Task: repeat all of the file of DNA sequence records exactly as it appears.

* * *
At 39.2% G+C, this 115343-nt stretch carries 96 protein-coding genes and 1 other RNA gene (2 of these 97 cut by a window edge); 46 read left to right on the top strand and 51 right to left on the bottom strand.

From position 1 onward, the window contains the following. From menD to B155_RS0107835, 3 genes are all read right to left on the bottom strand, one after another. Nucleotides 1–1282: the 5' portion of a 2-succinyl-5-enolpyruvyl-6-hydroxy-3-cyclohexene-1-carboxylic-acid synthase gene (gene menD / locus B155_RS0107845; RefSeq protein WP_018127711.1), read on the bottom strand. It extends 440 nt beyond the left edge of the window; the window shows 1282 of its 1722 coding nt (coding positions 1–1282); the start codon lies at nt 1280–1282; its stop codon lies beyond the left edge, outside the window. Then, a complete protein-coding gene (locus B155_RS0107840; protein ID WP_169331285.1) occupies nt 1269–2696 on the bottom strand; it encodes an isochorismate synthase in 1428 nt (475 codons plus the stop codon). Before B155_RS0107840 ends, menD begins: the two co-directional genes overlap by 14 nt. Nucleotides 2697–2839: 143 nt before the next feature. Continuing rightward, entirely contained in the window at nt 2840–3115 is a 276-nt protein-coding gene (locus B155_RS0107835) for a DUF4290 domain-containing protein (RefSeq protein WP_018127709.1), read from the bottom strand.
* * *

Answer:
At 39.2% G+C, this 115343-nt stretch carries 96 protein-coding genes and 1 other RNA gene (2 of these 97 cut by a window edge); 46 read left to right on the top strand and 51 right to left on the bottom strand.

From position 1 onward, the window contains the following. From menD to B155_RS0107835, 3 genes are all read right to left on the bottom strand, one after another. Nucleotides 1–1282: the 5' portion of a 2-succinyl-5-enolpyruvyl-6-hydroxy-3-cyclohexene-1-carboxylic-acid synthase gene (gene menD / locus B155_RS0107845; RefSeq protein WP_018127711.1), read on the bottom strand. It extends 440 nt beyond the left edge of the window; the window shows 1282 of its 1722 coding nt (coding positions 1–1282); the start codon lies at nt 1280–1282; its stop codon lies beyond the left edge, outside the window. Then, a complete protein-coding gene (locus B155_RS0107840; protein ID WP_169331285.1) occupies nt 1269–2696 on the bottom strand; it encodes an isochorismate synthase in 1428 nt (475 codons plus the stop codon). Before B155_RS0107840 ends, menD begins: the two co-directional genes overlap by 14 nt. Nucleotides 2697–2839: 143 nt before the next feature. Continuing rightward, entirely contained in the window at nt 2840–3115 is a 276-nt protein-coding gene (locus B155_RS0107835) for a DUF4290 domain-containing protein (RefSeq protein WP_018127709.1), read from the bottom strand.